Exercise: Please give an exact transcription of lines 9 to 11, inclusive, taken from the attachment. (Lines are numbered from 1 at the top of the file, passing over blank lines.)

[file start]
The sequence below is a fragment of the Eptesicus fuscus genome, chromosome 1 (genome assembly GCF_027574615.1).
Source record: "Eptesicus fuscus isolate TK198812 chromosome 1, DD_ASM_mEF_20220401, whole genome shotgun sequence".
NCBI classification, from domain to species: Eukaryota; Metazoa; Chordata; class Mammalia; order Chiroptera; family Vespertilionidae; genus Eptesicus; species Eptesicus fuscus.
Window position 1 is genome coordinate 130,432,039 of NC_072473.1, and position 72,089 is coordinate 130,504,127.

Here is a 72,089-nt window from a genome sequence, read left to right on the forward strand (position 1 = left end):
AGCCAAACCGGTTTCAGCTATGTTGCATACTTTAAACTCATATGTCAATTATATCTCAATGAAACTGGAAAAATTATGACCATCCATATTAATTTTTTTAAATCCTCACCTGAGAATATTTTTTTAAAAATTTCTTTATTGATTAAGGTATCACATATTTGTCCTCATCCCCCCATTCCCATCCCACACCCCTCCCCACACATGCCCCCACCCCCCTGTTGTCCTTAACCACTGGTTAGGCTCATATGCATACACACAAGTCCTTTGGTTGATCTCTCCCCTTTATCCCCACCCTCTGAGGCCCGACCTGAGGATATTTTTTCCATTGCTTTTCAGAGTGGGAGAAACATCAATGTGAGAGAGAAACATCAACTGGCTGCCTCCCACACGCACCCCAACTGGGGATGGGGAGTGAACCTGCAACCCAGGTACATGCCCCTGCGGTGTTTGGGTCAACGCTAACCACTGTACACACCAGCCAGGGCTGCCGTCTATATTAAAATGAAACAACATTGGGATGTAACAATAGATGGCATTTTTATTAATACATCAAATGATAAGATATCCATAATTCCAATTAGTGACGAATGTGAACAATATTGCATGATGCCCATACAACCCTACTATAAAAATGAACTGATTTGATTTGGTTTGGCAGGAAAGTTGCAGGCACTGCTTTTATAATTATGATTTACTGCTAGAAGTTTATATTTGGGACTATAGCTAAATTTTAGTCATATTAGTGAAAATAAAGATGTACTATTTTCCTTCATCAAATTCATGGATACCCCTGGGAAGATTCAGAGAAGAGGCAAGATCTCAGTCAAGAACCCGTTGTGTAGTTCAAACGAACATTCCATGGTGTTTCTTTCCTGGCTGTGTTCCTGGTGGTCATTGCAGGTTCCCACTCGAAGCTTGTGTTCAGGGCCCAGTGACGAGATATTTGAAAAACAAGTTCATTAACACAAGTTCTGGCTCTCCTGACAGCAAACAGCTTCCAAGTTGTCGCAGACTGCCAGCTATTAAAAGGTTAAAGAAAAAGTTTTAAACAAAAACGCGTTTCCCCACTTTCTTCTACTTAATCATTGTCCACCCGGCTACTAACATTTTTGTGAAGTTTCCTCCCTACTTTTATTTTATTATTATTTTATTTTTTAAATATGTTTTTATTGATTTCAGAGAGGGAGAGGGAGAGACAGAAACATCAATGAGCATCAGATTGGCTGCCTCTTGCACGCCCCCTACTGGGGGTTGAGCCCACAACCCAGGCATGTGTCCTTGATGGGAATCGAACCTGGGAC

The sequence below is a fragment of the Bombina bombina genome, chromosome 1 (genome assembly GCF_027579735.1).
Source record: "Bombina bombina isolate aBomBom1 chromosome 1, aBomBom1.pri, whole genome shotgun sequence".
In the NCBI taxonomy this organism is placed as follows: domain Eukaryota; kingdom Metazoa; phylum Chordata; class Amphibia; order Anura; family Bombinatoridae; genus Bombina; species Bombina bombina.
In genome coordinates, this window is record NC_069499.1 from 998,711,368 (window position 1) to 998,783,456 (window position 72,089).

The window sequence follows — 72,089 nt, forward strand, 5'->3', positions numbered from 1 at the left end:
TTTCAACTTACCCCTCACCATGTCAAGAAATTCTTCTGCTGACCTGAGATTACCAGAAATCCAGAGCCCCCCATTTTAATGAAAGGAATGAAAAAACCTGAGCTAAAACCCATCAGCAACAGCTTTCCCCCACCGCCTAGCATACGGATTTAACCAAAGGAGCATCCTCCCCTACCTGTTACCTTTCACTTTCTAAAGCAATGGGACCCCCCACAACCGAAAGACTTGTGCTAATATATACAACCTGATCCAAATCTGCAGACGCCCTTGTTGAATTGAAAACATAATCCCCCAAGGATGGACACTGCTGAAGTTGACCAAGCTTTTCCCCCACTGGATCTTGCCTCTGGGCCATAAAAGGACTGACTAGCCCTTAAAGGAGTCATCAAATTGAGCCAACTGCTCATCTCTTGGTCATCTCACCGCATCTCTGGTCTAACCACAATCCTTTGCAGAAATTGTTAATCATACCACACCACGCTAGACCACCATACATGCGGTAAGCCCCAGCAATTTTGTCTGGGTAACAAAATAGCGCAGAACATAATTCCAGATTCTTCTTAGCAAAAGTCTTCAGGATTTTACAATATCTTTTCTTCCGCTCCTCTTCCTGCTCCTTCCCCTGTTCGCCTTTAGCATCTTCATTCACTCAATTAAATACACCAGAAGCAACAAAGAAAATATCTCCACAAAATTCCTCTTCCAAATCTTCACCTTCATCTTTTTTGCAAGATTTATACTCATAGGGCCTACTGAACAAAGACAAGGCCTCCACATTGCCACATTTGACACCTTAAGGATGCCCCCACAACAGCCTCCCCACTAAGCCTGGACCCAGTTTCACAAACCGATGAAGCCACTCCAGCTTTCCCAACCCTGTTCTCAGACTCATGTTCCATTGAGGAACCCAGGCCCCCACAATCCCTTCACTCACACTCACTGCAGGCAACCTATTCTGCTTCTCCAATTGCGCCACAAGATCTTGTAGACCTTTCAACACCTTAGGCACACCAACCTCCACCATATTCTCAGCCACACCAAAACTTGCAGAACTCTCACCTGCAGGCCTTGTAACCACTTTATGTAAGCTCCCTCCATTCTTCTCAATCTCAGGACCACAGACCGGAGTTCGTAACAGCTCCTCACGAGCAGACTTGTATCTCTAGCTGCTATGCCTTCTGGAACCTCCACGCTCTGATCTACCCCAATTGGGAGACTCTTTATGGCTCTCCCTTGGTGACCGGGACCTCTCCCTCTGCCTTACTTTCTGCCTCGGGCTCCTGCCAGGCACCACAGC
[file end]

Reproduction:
In the NCBI taxonomy this organism is placed as follows: domain Eukaryota; kingdom Metazoa; phylum Chordata; class Amphibia; order Anura; family Bombinatoridae; genus Bombina; species Bombina bombina.
In genome coordinates, this window is record NC_069499.1 from 998,711,368 (window position 1) to 998,783,456 (window position 72,089).

The window sequence follows — 72,089 nt, forward strand, 5'->3', positions numbered from 1 at the left end: